"This is not normal werewolf behaviour."
"They're American," Harry said, as if that explained everything. Hermione nodded as if it did.
Ron lost the next fifteen minutes in a blur of near misses, and hexes. When it came time to give his report, he would be able to recount it all accurately, but for now it was just the three of them, their wands and a whole lot of angry dogs in need of muzzling. That was a place he was strangely comfortable.
"Don't you think there's rather a lot of them?" Hermione asked some minutes later, when they were all thrust together again.
"Shipley thinks it's got something to do with Mercury and Venus in superior conjunction."
"Oh!" Hermione said, as if that explained everything. "That explains everything."
"Less explaining; more fighting," Ron said, then petrified three wolves, in quick succession. "Dammit, where's Shipley?" The universe chose that moment to smile on them.
"Ron, look!" Hermione pointed to a figure on a broom, closing on their position. No way, he thought.
"Homorphus," yelled Shipley from his broom.
Six more Aurors flew in behind him, in formation. "Homorphus!" they yelled together. All around them, werewolves shrieked, and squealed, and changed slowly, (and evidently painfully, based on the sheer amount of shrieking and squealing), back into their human forms.
"The homorphus charm actually works?" Harry watched the transforming werewolves with obvious disbelief.
"The homorphus charm actually exists?"
"And what's the deal with this homorphus charm?" Ron asked. No one seemed to notice. *
"Harry, Ron! It's good to see you." Shipley landed, and hopped neatly off his broom. "Ms. Granger." He nodded to Hermione.
"It's great to see you," said Harry.
"It's great to see you're not incompetent."
Shipley grinned. "Much to the boss's disappointment, I'm sure."
"No doubt he'll be comforted by my night off turning into throw down with a pack of crazed, American werewolves."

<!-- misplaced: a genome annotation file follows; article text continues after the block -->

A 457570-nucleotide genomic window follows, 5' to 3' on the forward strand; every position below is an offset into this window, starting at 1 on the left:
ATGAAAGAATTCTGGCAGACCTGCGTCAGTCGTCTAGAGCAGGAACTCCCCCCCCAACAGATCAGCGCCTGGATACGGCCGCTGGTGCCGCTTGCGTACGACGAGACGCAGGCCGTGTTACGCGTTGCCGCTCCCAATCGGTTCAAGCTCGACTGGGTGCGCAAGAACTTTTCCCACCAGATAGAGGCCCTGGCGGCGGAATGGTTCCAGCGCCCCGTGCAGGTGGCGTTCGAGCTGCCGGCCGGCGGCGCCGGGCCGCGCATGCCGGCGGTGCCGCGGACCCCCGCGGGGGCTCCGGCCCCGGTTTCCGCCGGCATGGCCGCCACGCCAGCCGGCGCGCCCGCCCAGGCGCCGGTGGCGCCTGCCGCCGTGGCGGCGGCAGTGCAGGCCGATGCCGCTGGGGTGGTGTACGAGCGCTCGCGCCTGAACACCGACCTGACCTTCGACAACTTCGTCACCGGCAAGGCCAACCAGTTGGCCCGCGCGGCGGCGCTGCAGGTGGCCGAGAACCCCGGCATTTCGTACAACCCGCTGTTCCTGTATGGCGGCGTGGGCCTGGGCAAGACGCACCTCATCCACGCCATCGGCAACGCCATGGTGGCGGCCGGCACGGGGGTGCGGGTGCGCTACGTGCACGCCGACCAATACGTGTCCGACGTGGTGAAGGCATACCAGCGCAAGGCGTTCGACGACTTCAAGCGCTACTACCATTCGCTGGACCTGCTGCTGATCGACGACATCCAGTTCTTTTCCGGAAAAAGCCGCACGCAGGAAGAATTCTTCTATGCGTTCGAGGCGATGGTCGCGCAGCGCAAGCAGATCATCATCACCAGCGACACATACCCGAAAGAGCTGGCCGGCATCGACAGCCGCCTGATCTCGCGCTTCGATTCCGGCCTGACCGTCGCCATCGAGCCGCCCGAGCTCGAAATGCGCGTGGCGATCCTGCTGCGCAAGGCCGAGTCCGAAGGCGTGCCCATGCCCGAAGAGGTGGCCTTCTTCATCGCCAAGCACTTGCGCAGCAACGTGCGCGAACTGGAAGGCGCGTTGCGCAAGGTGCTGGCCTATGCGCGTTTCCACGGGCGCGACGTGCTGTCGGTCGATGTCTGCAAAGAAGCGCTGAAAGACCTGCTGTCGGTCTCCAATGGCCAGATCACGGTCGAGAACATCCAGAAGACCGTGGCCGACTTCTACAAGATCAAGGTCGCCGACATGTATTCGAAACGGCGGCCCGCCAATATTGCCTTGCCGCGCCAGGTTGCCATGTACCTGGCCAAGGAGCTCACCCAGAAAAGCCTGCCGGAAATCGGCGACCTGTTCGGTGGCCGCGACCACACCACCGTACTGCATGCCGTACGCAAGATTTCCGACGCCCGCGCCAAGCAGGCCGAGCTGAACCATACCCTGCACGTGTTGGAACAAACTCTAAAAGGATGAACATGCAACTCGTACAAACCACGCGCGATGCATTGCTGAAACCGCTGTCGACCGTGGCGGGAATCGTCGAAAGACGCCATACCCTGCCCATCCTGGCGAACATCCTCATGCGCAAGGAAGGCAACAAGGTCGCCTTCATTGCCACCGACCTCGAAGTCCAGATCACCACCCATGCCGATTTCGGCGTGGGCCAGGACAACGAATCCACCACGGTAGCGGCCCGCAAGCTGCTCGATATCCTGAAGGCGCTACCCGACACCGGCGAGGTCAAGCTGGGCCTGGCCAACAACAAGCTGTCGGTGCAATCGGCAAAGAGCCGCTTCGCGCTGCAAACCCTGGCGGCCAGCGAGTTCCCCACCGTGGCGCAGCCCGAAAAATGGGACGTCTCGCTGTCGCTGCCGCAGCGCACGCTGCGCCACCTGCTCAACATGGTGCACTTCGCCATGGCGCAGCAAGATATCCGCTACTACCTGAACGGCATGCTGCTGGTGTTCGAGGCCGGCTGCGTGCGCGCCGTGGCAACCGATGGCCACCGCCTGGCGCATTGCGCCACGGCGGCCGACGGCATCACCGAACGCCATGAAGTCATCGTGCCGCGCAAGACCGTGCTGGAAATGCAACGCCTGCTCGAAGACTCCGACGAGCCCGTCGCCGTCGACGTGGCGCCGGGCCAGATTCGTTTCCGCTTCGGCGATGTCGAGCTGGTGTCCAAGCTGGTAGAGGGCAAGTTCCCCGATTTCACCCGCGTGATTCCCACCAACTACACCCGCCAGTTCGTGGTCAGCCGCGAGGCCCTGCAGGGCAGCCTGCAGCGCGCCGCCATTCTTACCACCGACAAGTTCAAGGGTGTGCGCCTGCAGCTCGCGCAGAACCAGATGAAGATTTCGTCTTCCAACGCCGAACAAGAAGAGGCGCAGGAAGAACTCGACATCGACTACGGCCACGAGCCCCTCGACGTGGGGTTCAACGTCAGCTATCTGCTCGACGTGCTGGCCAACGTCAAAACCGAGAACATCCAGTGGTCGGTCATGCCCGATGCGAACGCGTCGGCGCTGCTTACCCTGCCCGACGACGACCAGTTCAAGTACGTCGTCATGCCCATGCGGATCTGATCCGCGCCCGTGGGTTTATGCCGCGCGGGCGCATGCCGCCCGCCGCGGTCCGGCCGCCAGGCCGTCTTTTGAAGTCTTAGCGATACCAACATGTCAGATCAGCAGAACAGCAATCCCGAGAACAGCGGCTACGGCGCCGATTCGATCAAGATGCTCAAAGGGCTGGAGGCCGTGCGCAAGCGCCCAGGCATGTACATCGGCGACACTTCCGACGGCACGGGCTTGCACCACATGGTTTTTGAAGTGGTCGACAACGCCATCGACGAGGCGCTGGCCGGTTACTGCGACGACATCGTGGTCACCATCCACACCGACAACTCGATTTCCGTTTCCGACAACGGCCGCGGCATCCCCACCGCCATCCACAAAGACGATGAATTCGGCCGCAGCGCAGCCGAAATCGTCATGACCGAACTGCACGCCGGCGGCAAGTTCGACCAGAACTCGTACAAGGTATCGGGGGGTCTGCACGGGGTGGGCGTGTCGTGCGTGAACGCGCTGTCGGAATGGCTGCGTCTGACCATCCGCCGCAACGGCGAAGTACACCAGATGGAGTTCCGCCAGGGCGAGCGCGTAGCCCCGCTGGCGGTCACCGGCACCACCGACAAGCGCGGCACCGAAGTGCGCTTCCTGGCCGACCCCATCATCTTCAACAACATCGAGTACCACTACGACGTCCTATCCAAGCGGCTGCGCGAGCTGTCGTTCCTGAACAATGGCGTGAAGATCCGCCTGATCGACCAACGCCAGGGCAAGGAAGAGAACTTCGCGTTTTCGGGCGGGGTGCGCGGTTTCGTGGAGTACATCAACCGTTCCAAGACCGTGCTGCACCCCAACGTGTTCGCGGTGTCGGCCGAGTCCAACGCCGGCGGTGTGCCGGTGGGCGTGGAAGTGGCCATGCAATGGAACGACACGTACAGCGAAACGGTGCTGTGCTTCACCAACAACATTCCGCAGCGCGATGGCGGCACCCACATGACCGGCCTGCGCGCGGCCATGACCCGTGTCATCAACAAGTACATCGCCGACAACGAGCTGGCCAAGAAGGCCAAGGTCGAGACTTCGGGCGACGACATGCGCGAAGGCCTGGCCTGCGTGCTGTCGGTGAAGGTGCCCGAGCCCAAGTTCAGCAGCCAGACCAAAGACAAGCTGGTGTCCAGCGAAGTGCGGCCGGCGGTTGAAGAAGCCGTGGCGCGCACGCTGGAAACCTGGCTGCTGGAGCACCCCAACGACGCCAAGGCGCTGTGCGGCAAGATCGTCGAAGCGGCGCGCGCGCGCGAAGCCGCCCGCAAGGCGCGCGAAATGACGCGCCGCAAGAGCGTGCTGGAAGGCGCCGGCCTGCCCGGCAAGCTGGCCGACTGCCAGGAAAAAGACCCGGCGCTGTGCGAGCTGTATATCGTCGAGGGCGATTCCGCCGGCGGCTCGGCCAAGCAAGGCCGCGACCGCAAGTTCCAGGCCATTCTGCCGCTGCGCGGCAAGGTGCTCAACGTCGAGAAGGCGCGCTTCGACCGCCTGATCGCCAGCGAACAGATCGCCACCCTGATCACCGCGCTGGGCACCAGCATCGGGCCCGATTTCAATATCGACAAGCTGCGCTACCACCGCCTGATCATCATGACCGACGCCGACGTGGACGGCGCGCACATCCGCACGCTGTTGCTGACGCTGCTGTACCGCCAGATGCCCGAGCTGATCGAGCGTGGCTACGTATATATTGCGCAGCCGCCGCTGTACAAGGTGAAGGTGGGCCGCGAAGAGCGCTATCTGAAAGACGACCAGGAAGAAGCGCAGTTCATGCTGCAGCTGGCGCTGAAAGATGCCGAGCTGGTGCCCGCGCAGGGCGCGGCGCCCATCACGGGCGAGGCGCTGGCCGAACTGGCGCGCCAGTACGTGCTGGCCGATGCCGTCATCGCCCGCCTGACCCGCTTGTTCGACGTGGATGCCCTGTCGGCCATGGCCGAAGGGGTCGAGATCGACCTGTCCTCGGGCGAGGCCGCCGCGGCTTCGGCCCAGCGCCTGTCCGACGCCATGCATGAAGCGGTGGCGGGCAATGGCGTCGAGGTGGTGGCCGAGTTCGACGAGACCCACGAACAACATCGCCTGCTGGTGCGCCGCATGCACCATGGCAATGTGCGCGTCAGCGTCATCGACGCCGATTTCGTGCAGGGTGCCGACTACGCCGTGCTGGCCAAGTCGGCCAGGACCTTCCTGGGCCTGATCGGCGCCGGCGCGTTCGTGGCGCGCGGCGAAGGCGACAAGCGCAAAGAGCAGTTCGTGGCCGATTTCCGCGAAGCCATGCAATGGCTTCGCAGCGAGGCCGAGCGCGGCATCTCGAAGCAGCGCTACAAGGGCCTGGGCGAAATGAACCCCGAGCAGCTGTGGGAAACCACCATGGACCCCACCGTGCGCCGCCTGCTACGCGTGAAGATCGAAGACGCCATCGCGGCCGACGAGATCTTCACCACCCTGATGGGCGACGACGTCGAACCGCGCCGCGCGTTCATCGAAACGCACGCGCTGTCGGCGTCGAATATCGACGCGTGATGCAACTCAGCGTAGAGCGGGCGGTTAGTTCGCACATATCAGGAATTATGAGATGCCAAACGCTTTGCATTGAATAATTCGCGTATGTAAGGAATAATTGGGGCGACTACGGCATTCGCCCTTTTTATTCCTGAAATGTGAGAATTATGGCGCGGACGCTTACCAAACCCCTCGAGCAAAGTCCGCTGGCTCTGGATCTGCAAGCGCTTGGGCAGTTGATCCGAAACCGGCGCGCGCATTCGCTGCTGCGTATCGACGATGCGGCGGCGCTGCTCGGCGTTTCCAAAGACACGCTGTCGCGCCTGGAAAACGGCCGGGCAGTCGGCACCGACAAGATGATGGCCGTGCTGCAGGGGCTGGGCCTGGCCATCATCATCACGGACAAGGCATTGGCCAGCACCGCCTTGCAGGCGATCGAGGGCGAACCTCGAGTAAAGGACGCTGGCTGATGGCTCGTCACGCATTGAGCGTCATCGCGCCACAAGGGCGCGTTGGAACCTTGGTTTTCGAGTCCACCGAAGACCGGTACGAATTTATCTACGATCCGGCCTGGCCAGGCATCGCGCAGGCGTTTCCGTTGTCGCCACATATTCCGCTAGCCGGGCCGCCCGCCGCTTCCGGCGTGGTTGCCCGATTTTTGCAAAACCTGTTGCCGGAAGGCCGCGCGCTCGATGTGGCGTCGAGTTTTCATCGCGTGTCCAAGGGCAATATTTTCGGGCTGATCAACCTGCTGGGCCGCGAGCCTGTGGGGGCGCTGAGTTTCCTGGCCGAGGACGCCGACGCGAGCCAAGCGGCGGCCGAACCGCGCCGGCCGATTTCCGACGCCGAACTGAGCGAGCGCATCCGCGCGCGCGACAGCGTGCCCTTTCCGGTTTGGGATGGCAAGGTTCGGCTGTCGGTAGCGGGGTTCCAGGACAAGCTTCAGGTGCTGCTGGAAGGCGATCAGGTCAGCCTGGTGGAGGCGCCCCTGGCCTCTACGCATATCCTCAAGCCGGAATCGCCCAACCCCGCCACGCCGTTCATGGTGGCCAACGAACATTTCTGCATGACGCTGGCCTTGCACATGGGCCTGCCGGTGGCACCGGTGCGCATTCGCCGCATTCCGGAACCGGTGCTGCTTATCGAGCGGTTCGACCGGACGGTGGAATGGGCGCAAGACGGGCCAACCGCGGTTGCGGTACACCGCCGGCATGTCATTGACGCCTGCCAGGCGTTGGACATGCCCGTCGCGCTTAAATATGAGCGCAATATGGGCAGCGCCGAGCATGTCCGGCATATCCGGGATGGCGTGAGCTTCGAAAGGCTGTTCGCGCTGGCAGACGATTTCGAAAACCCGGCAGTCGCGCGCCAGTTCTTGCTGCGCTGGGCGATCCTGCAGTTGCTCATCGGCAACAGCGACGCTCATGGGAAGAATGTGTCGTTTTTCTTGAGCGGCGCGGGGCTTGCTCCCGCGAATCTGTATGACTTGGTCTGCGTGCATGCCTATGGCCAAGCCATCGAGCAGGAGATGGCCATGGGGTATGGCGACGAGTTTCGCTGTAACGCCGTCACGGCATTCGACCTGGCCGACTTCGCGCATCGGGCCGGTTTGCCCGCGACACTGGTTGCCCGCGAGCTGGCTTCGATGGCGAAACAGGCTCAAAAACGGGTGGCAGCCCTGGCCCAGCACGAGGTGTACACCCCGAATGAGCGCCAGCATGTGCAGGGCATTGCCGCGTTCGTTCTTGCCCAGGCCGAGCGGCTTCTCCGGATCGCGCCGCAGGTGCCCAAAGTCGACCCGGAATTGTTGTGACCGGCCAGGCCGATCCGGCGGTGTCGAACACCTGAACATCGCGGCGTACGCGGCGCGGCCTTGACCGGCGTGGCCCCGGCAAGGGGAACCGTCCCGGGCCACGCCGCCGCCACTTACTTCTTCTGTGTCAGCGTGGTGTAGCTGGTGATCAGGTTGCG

"Listen up boys! Werewolves. They're what happens when you request time off."
"Being an Auror isn't a job; it's a way of life!"
"Tell that to my kids," Shipley said. "I barely remember what the youngest looks like."
"Oh god." Hermione went pale. "Lucille."
"The babysitter," said Ron. "Don't even ask."
"You two go home and check in on Rose," Harry said. "Shipley and I can take care of this lot." He nodded to the transformed werewolves, lying in piles, all over the alley. At least twenty-five, all of them unconscious and naked.
Harry waved over the on-call Aurors. "You two, check the pack for serious injuries. The rest of you, you're on Muggle detail. Confound if necessary."
"Are you sure?" Hermione asked.
"Absolutely. You can tell us all about your date later."
"But our reports..."
"I think we can fudge procedure on this one. Besides, it'll take hours to book all of them."
"If you're sure..."
"I'm very sure."
"Thank you, Harry. Make sure you check in with Ginny." Hermione gave him a quick hug, took a step back and disaparated.
"Thanks, mate," said Ron. They clasped hands briefly, and then he stepped away, to follow his wife home. "Harry?"
"What's the potion called?"
"The hair potion?" Ron nodded. "Twilight."
"You uh, might want to find a mirror."
"Why, is there something wrong?"
"Nah, it's just kind of... dazzling. "
"Dazzling? You know, Cedric used to use-"
"Night Harry!" Ron apparated, before he could start laughing. Shipley was a good man. He'd record everything.
She was waiting for him at the front door. They never apparated directly inside the house. Hermione insisted. Even though all the apparating they'd done over the years, under less than ideal circumstances, made the risk of splinching all but nonexistent. Ron could apparate clear across the city while drunk, with perfect accuracy, but he wasn't allowed to apparate into his own living room. *
(Truthfully, while the rule used to bother him, when Rose was born, he found that he didn't mind it quite so much).
He stepped up beside her. "Hey."
"Hey," she said back. Ron couldn't tell if she was smiling or grimacing.
"So the date."
"Did it actually happen?"
"Of course it did. How else would I get the opportunity to learn the homorphus charm?" She smiled. "And it was great, right up until the werewolves."
"Putting aside the risk of death and dismemberment, the werewolves weren't so bad."
"They did give me the opportunity to see my brilliant wife in action." She smiled, and then leaned up to kiss him, quickly. Frankly, Ron was too tired to mourn the lost opportunity for something more extensive.
"We'd better check on Rose."
"I'm sure she's fine."
"You do seem awfully sure."
"I closed the floo to everything but emergencies, before we left."
"I have my moments." The house was dark, and silent. "D'you think she fell asleep?"
"We are late." With a flick of her wand, Hermione turned the first floor lights up. "Lucille?" She wasn't in the living room. Hermione went into the kitchen to look for her. Ron padded into the living room. Lucille's bag was still sitting by the telly, where she'd dropped it earlier that night. Her jacket was still slung across the back of the couch. In fact, everything was remarkably and thankfully, tidy.